Good dental hygiene is very important for people
and dogs as some oral tumours form when the
mouth is not clean. Yearly dental check ups will
be ideal. In February 2013, I encountered a case
of a dog with bleeding in the mouth and face."Oro-nasal fistula also known as malar
abscess or carnaissal abscess," I said to the
two interns very confidently as this was a
common problem in old dogs that seldom if ever
was sent for dental check ups or scaling.
I was 50% correct. There was a large oral tumour
shaped like an oval elongated tumour! Veterinary
medicine throws surprising oral tumours to me
even after 40 years of practice! The dog was
eating food under this tumour which expanded to
fit the length and width and height of the oral
cavity. The length of this tumour was estimated
to be 10.5 cm long. I doubt I will ever see another case
similar to this.
Dr Daniel operated to remove this "hamburger"
tumour using electro-surgery. I was present for
a few seconds during surgery as this was his
case and I had confidence he would be able to
perform this surgery.
"There was a lot of bleeding," he told me when I
audited this case on Feb 12, 2013 (yesterday)
and phoned the owner as well. He packed the back
of the mouth with gauze swabs to prevent
inhalation of blood into the lungs. Around 90%
of the length of the tumour was excised
electrically and then the remnants. He
electro-coagulated the bleeders in the remnants
so that there would be no more bleeding. Electro-cautery
was effective in preventing bleeding.
The 50% calculated dosage of domitor and
ketamine IV anaesthesia was just sufficient for
surgery, with top up of isoflurane gas via the
mask. This formula is now used by the vets for
IV anaesthesia. It took some time to convince
vets that this is a safe and effective formula
as all vets have their own judgments and
preferences of using various anaesthetics.
Stocking a variety of anaesthetics is very
costly as they expire and so I don't permit
associate vets to order their favourite or their
vet professors' choice. A veterinary surgery
must be able to sustain its profitability and
most associate vets don't bother with this
aspect as they are not accountable for the
Histology confirmed it is non-cancerous.
It is known as a ossifying fibroma,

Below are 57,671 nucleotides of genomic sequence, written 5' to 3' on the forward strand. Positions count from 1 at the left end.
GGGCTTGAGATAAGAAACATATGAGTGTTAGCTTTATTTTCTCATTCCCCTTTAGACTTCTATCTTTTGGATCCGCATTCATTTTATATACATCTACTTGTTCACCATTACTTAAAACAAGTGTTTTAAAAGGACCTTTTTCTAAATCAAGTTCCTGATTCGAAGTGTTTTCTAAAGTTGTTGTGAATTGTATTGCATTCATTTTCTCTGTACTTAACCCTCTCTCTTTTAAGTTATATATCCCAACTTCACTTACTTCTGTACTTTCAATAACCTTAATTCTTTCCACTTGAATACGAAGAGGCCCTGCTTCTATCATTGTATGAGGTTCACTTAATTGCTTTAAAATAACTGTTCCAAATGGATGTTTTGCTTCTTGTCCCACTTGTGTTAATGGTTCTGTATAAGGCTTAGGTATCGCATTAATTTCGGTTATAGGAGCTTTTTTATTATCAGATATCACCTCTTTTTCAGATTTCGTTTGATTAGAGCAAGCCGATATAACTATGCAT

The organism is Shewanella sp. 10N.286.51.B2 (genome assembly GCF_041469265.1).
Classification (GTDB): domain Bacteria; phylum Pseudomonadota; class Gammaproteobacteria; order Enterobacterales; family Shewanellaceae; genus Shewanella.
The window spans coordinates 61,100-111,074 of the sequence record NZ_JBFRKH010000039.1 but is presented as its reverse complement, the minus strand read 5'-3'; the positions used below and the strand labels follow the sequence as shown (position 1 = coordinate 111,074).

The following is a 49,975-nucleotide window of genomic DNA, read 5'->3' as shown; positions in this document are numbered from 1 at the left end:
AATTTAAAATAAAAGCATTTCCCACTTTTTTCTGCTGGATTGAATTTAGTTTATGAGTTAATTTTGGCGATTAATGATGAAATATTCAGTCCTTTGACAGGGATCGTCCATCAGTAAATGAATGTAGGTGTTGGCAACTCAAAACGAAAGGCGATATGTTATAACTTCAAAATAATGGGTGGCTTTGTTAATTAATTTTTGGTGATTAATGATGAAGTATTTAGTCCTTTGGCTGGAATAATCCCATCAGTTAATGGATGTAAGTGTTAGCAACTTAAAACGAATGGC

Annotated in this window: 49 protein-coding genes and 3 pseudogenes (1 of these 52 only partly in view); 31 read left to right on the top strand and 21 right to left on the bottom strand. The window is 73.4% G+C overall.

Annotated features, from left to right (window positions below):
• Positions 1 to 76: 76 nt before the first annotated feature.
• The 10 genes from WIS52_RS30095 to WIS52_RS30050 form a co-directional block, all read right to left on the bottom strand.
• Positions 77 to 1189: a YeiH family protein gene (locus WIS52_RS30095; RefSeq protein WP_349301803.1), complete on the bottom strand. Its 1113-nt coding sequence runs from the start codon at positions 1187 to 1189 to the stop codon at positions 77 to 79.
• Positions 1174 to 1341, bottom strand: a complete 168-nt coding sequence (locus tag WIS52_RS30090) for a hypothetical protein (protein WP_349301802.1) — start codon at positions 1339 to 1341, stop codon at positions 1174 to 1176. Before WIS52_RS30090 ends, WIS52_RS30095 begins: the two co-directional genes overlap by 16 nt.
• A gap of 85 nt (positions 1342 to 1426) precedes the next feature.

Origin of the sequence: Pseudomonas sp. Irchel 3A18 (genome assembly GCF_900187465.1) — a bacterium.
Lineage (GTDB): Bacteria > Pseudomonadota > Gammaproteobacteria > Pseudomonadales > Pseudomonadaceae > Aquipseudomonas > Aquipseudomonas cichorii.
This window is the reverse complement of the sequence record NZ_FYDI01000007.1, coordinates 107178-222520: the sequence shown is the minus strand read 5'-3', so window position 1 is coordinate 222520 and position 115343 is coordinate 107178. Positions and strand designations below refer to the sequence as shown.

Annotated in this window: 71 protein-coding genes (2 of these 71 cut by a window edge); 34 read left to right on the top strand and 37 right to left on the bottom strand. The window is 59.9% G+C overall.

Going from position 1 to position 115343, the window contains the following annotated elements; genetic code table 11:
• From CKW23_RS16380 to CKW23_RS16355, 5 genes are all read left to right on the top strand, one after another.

originating from the soft palate according to
the operating vet. There was also oro-nasal
fistula which I diagnosed on first visual
inspection and the rotten teeth black teeth as
you can see from the image, were also extracted.
Blood test had not shown any abnormal findings
and so this dog was fit for anaesthesia and
survived without any problems. In this
case, the profuse bleeding from the excised
tumour could be inhaled into the lungs and cause
death by asphyxiation if electro-cautery had not
been used to seal all bleeders successfully.
From my phone call, the gentleman owner of this
dog is most happy. As far as the dog owner is
concerned, his old Chihuahua is OK and eating
and that surgical outcome is what matters in the
final analysis. "How long has this tumour
exist?" I asked him. "I don't know as I don't
look inside the mouth," he said. This is a very
rare case of a "hamburger" oral tumour.
Yearly dental check up of your dog over 3 years
of age with your vet will prevent most oral
tumours and rotten loose teeth.
MY COMMENTS ON MANAGEMENT OF THIS CASE: 1. Electro-surgery was the correct
2. IV anaesthesia with top up IV would be
the choice in this case as isoflurane gas use by
mask was not practical. However, the IV
anaesthesia at 50% had lasted a sufficient
amount of time to complete 90% of the surgery
and isoflurane gas top up was effective in this
IV anaesthesia top up, the drugs would be
injected with the IV drip or the syringe with
the drugs would be attached to the IV catheter.